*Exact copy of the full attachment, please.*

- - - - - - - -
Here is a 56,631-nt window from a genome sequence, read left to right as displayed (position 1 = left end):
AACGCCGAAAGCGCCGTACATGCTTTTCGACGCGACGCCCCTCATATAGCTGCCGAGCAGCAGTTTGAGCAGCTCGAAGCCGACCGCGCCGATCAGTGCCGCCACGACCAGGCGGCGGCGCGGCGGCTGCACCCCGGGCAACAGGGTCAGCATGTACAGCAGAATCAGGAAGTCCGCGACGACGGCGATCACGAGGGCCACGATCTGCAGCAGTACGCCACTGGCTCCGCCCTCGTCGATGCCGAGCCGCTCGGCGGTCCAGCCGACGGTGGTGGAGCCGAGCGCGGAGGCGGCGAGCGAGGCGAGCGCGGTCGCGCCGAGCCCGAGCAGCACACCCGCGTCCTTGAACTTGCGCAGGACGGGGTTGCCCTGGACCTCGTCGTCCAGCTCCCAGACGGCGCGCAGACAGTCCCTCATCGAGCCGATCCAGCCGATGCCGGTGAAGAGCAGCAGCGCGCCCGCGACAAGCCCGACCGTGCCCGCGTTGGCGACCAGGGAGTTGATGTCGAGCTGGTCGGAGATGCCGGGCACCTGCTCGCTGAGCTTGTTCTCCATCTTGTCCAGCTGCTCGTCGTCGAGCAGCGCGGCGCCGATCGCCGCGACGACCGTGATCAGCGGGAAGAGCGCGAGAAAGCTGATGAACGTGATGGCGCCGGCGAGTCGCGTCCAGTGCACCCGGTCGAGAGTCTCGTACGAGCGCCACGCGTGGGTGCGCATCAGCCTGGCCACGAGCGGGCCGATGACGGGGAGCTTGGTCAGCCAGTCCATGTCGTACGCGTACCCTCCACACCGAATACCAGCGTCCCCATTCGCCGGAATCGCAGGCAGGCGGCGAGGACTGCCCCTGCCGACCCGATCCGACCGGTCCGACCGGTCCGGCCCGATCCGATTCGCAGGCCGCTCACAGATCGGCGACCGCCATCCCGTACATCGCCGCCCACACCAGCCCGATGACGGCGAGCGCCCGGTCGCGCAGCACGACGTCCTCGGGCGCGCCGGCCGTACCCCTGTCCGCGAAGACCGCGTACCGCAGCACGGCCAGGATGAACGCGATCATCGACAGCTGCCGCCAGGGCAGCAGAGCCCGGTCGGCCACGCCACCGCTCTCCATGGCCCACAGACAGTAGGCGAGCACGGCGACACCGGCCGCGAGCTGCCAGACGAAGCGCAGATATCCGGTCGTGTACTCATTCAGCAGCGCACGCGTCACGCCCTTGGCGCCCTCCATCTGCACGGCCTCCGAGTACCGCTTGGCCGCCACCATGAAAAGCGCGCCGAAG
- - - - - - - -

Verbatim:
Here is a 56,631-nt window from a genome sequence, read left to right as displayed (position 1 = left end):
AACGCCGAAAGCGCCGTACATGCTTTTCGACGCGACGCCCCTCATATAGCTGCCGAGCAGCAGTTTGAGCAGCTCGAAGCCGACCGCGCCGATCAGTGCCGCCACGACCAGGCGGCGGCGCGGCGGCTGCACCCCGGGCAACAGGGTCAGCATGTACAGCAGAATCAGGAAGTCCGCGACGACGGCGATCACGAGGGCCACGATCTGCAGCAGTACGCCACTGGCTCCGCCCTCGTCGATGCCGAGCCGCTCGGCGGTCCAGCCGACGGTGGTGGAGCCGAGCGCGGAGGCGGCGAGCGAGGCGAGCGCGGTCGCGCCGAGCCCGAGCAGCACACCCGCGTCCTTGAACTTGCGCAGGACGGGGTTGCCCTGGACCTCGTCGTCCAGCTCCCAGACGGCGCGCAGACAGTCCCTCATCGAGCCGATCCAGCCGATGCCGGTGAAGAGCAGCAGCGCGCCCGCGACAAGCCCGACCGTGCCCGCGTTGGCGACCAGGGAGTTGATGTCGAGCTGGTCGGAGATGCCGGGCACCTGCTCGCTGAGCTTGTTCTCCATCTTGTCCAGCTGCTCGTCGTCGAGCAGCGCGGCGCCGATCGCCGCGACGACCGTGATCAGCGGGAAGAGCGCGAGAAAGCTGATGAACGTGATGGCGCCGGCGAGTCGCGTCCAGTGCACCCGGTCGAGAGTCTCGTACGAGCGCCACGCGTGGGTGCGCATCAGCCTGGCCACGAGCGGGCCGATGACGGGGAGCTTGGTCAGCCAGTCCATGTCGTACGCGTACCCTCCACACCGAATACCAGCGTCCCCATTCGCCGGAATCGCAGGCAGGCGGCGAGGACTGCCCCTGCCGACCCGATCCGACCGGTCCGACCGGTCCGGCCCGATCCGATTCGCAGGCCGCTCACAGATCGGCGACCGCCATCCCGTACATCGCCGCCCACACCAGCCCGATGACGGCGAGCGCCCGGTCGCGCAGCACGACGTCCTCGGGCGCGCCGGCCGTACCCCTGTCCGCGAAGACCGCGTACCGCAGCACGGCCAGGATGAACGCGATCATCGACAGCTGCCGCCAGGGCAGCAGAGCCCGGTCGGCCACGCCACCGCTCTCCATGGCCCACAGACAGTAGGCGAGCACGGCGACACCGGCCGCGAGCTGCCAGACGAAGCGCAGATATCCGGTCGTGTACTCATTCAGCAGCGCACGCGTCACGCCCTTGGCGCCCTCCATCTGCACGGCCTCCGAGTACCGCTTGGCCGCCACCATGAAAAGCGCGCCGAAG